May 6, 2015

FIRST Robotics in Michigan - Program Concerns

Anyone who knows me knows my biggest joy in life is coaching FIRST Robotics teams. I have dedicated much of my free time in the last 12 years to making sure kids had somewhere to foster their love of science, engineering and technology. I wanted these kids to have a place to come where they could geek out with other kids just like them. A place where their desire to learn could be nurtured in a fun environment.

Over the last year, I (along with many other coaches) have noticed some startling and scary changes in the way FIRST Robotics is run here in Michigan. Please understand that when I say this, I am focused only on problems that are specific to the operational partners here in Michigan. As far as I can tell these issues are specific to our state and are not an issue for other areas.

This weekend I drafted an email to FIRST HQ in hopes of starting a dialog about the issues we are seeing. After sending the email, I realized that maybe the dialog needed to happen with more than just FIRST HQ. FIRST is a large, connected community (which I am very thankful for) and we can only solve these issues if we are all able to talk about them. So I have decided to post my email here in hopes of starting this discussion.

Email sent to FIRST HQ:

My name is Carla and I am writing to you to express some concerns over what I am seeing with our FIRST program here in Michigan. I have been coaching FIRST teams in Michigan for the last 12 years. Until this past season I have been very proud to talk about FIRST and my involvement with it. This past season however has left me feeling uneasy about the future of FIRST here in Michigan.

I began to see problems last summer when I stumbled upon a document for start up teams showing that Michigan had changed to non-standard age ranges for all FIRST programs. This was not listed on their main site and is not inline with national age ranges. For example, the FLL age range was changed to a generic upper elementary while FTC was changed to middle school.

At this point, I had already registered our FTC team that included a couple 9th grade students. When I contacted FIRST in Michigan to ask where we would be able to compete, I received a response that in short said I should create an FRC team. I explained that we only had a couple students that were old enough for FRC and they were not ready to move up yet.

After two more interactions like this with the FTC coordinator in Michigan, I was starting to get very concerned about the FIRST in Michigan organization. During both interaction the FTC Coordinator pushed for us to start an FRC team, ignoring the fact we only had two 9th graders.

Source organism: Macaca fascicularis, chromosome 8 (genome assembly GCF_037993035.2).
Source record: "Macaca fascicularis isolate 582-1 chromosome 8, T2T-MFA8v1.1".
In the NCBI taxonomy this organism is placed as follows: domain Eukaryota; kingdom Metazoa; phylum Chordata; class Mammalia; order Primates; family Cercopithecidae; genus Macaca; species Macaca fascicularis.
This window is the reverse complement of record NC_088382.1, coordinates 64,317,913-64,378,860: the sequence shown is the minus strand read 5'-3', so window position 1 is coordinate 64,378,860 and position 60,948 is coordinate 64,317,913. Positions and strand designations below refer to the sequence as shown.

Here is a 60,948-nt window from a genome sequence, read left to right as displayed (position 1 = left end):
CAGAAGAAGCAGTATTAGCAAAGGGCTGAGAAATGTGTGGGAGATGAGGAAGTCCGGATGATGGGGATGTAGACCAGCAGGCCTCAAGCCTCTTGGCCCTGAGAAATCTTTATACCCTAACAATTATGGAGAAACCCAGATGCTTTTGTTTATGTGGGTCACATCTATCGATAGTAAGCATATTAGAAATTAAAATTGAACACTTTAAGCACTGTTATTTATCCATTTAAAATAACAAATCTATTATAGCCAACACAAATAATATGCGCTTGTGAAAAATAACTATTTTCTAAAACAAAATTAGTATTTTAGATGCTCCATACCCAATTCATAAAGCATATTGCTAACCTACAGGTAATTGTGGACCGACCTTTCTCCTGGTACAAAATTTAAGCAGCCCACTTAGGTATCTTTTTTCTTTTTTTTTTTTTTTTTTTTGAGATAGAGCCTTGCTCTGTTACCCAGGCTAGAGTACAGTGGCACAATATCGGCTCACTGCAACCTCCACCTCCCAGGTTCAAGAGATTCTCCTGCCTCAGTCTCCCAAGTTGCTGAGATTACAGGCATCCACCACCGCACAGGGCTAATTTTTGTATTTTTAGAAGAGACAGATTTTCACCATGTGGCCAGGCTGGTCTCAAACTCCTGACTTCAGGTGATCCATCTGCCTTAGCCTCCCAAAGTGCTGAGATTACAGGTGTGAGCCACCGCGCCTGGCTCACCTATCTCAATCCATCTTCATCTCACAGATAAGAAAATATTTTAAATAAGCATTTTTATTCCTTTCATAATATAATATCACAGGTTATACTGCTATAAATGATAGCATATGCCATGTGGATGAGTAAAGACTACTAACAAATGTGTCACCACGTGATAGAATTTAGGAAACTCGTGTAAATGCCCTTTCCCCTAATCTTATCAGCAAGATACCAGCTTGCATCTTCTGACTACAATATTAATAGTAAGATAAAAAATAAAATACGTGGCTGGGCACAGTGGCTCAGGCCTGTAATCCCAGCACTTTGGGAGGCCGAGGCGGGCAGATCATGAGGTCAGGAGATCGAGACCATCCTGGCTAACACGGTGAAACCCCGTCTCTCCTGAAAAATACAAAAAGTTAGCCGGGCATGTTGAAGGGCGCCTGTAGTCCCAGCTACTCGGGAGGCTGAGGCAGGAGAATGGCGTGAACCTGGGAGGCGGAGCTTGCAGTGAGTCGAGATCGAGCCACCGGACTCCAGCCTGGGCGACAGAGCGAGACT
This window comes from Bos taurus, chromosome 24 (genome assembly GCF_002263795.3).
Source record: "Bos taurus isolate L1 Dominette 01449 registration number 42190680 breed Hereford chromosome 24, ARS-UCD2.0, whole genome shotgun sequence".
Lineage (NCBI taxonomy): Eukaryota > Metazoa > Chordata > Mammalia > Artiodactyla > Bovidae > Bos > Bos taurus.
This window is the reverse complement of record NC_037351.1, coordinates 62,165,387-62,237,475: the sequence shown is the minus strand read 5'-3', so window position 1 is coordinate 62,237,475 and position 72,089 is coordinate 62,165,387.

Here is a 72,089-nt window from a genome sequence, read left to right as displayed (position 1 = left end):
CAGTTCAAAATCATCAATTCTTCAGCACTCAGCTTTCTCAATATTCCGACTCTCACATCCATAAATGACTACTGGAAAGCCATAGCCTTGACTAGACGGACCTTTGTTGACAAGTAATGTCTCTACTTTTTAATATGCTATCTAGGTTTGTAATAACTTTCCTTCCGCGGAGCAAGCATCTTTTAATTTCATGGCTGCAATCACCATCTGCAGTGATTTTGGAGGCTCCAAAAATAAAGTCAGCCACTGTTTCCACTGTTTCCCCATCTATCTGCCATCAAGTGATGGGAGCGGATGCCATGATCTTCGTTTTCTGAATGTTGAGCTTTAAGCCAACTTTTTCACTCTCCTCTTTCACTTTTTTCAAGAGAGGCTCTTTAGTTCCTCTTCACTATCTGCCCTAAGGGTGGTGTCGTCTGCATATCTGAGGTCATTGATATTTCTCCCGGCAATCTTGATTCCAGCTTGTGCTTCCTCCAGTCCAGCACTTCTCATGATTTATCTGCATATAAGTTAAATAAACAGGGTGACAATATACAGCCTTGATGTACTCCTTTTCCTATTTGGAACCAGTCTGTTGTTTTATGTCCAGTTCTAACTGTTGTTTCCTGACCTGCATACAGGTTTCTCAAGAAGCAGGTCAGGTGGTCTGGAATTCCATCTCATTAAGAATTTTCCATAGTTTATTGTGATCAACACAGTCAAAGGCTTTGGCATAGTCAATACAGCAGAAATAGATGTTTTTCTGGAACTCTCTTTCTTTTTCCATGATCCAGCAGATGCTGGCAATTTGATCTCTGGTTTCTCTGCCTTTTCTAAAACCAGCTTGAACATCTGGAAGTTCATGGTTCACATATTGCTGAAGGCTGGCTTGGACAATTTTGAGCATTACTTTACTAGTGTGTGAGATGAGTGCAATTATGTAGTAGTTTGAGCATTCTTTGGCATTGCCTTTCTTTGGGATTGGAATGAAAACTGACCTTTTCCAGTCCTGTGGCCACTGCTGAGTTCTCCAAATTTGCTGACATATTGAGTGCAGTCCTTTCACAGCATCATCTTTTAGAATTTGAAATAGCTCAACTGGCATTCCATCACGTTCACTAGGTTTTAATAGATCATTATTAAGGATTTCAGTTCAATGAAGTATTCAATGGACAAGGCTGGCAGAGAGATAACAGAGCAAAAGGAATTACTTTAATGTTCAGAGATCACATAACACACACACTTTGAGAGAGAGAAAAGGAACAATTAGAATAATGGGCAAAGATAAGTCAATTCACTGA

After contacting other states looking for a place for out kids to compete, I contact FIRST HQ. Thankfully, Nancy Paul was able to help us get some answers. We did find out there was a single event in Michigan that allowed high school teams. It was bewildering to me that FIRST in Michigan would not have mentioned this during any of the times I talked with them.

I contacted the organizer of the Michigan high school FTC event. She was very kind and let me know that she has been having issues getting FIRST in Michigan to let people know the competition was even available. In the past they had refused to place the competition on the events page. While I do not understand the reasoning behind it, the whole exchange left me feeling like FIRST in Michigan was simply interested in collecting money not helping students.

I am hearing similar concerns from many coaches here in Michigan. Most of the coaches are afraid to speak out about their experiences for fear of retaliation against their teams. While I have the same fears, I feel someone needs to speak out if we want to see these problems corrected.

These program changes plus the interactions with FIRST in Michigan have left me with a sickening feeling about where our program is headed. The goal of our organization is to foster a love of STEM in kids so they can continue onto careers in these fields. This new system of blindly forcing children to move to the next level team based on age alone, not when they feel ready, results in students leaving the program and harboring negative feelings towards STEM.

FIRST in Michigan is not the same organization I started with 12 years ago and it feels as though they no longer put the students first. I am hoping in writing this, you will be able to give me some insight into the future of FIRST here in Michigan and the intentions you, as FIRST HQ, have for our teams.

Thank you for your time and I look forward to hearing from you.